First Aid Training

CPR and how it saves lives

Would you know what to do if someone collapsed? Dialling 999 is a good start but you could do more and what you do could make a crucial difference between life and death. Fewer than 1 in 10 people who have a cardiac arrest outside of a hospital survive. They die before they can get the medical attention that they need. CPR can keep them alive during those vital minutes when help is on the way. Cardiac arrest occurs when the blood supply to the heart stops. The lack of blood and oxygen can cause major damage to this muscle. Lack of oxygen can also result in a stroke and brain damage. While it’s easy to think CPR is something that you’ll never need to do bear in mind that British Heart Foundation statistics show there are 100,000 hospital admission every year for heart attacks or one every five minutes.

What is CPR?

CPR stands for cardiopulmonary resuscitation. Basically, it involves using your hands to compress the chest as well as delivering rescue breaths AKA the kiss of life. It works by mimicking how the heart contracts to pump blood through the body and so provide oxygen to the brain.

Do you need training?

As the figures above show training in CPR is something that will be useful and lifesaving. Undertaking training will give you the knowledge and experience you need to perform all of the techniques correctly. Remember you need to act fast which is why the Resuscitation Council (UK) say to go ahead with chest compressions even if it’s not something you’ve been trained in or done before. The NHS recommend that you only perform rescue breaths if you have had training and feel confident to do so. Learning how only takes a few hours. Imagine the difference it could make if everyone in your workplace or community knew how to do it!

What do you do?

There are two parts to CPR – breathing and compressions.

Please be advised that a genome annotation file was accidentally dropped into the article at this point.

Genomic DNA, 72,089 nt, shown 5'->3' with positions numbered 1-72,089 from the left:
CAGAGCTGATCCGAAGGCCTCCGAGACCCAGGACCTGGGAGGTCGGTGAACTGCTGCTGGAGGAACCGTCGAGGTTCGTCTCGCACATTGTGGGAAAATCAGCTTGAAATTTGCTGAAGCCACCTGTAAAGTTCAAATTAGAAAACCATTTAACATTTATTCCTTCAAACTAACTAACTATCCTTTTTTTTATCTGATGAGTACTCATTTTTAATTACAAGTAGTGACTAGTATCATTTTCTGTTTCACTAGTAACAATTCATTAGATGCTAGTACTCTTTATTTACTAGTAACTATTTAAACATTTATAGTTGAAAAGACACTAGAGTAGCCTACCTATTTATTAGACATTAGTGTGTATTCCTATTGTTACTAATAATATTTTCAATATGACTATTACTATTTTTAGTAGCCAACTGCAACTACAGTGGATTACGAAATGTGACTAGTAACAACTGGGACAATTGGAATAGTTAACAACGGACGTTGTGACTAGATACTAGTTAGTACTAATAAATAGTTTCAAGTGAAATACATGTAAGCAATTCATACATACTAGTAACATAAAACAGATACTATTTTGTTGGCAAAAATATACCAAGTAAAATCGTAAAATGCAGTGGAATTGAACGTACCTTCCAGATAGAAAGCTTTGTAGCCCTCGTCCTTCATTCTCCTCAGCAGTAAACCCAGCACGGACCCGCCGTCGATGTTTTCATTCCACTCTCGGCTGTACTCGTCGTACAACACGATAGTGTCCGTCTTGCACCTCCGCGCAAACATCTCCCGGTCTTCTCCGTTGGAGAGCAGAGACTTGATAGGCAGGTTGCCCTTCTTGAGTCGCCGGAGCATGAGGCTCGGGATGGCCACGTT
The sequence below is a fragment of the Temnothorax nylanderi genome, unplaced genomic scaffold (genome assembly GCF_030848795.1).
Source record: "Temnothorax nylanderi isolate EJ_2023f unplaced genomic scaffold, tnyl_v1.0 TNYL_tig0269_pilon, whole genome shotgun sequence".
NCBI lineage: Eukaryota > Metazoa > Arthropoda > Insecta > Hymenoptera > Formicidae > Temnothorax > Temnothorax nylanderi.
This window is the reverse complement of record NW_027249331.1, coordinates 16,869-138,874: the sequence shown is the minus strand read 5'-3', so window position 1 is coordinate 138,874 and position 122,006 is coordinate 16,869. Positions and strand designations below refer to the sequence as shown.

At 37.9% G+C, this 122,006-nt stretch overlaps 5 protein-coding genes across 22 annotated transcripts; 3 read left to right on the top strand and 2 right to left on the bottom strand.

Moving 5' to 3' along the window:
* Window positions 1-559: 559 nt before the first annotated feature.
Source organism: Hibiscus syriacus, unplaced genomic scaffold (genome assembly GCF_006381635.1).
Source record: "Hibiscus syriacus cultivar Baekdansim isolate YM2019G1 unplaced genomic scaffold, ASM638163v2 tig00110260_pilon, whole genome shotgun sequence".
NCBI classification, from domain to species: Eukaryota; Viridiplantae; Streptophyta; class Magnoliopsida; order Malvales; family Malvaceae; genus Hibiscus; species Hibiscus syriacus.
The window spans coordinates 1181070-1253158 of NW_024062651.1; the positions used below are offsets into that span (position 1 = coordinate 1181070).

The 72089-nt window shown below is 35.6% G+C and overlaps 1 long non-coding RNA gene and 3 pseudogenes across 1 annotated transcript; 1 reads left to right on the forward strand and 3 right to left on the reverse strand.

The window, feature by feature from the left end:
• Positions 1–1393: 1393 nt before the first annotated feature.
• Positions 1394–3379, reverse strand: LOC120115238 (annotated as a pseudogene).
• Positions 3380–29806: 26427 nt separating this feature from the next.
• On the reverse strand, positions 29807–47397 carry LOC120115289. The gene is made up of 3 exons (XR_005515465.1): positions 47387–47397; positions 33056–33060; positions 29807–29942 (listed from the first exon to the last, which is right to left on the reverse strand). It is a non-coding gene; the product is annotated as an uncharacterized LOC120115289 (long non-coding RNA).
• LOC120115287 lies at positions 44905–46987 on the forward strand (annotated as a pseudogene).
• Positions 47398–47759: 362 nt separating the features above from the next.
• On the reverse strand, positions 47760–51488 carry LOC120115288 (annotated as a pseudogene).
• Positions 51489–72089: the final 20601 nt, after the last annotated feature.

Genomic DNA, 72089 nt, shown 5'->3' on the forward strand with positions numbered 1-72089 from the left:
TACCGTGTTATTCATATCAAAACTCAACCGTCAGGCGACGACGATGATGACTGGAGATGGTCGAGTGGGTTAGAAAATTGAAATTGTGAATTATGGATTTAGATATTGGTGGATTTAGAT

Chest Compressions

Compressions make the blood flow. They are done by using your hands and your body weight to push hard and fast on the chest. Compressions should use a consistent rhythm with a recommendation of 120-200 a minute from the Resuscitation Council. They also suggest humming ‘Stayin’ Alive’ and pumping in time.

Rescue breaths

Mouth to mouth gives the person oxygen to get and is intended to start them breathing again. Recommendations are two breathes for every 30 compressions.

What about defibrillators?

The 999 operator may direct you to use a defibrillator. You’ve probably spotted them around your community and wondered how you earth you use them. Don’t worry if you are instructed to put one to use there will be clear instructions and you can’t do any harm. Delivering a shock won’t make the situation any worse and can actually make all the difference. This is another good reason for training. It takes the mystery out of these vital resources and encourages its use in an emergency.

Has COVID-19 suspended CPR?

With everything we’ve been told about masks, infection and social distancing breathing directly into a stranger’s mouth seems like something you’d want to avoid at this time. So is CPR  suspended at present? Rescue breaths always have a small risk of infection. The Resuscitation Council recommend focusing on compressions and defibrillations with a cloth placed over the nose and mouth of the collapsed individual.

What next?

  • Remember in an emergency start by phoning 999 and by calling out that you need help
  • Play a game – download the Resuscitation Council’s LifeSaver app . The game puts you at the centre of an emergency to teach you lifesaving skills.
  • And…

Get trained to deliver CPR and encourage other people you know to learn how to do it too.

Talk to us about the training we offer on this and other areas of first aid.

Share this post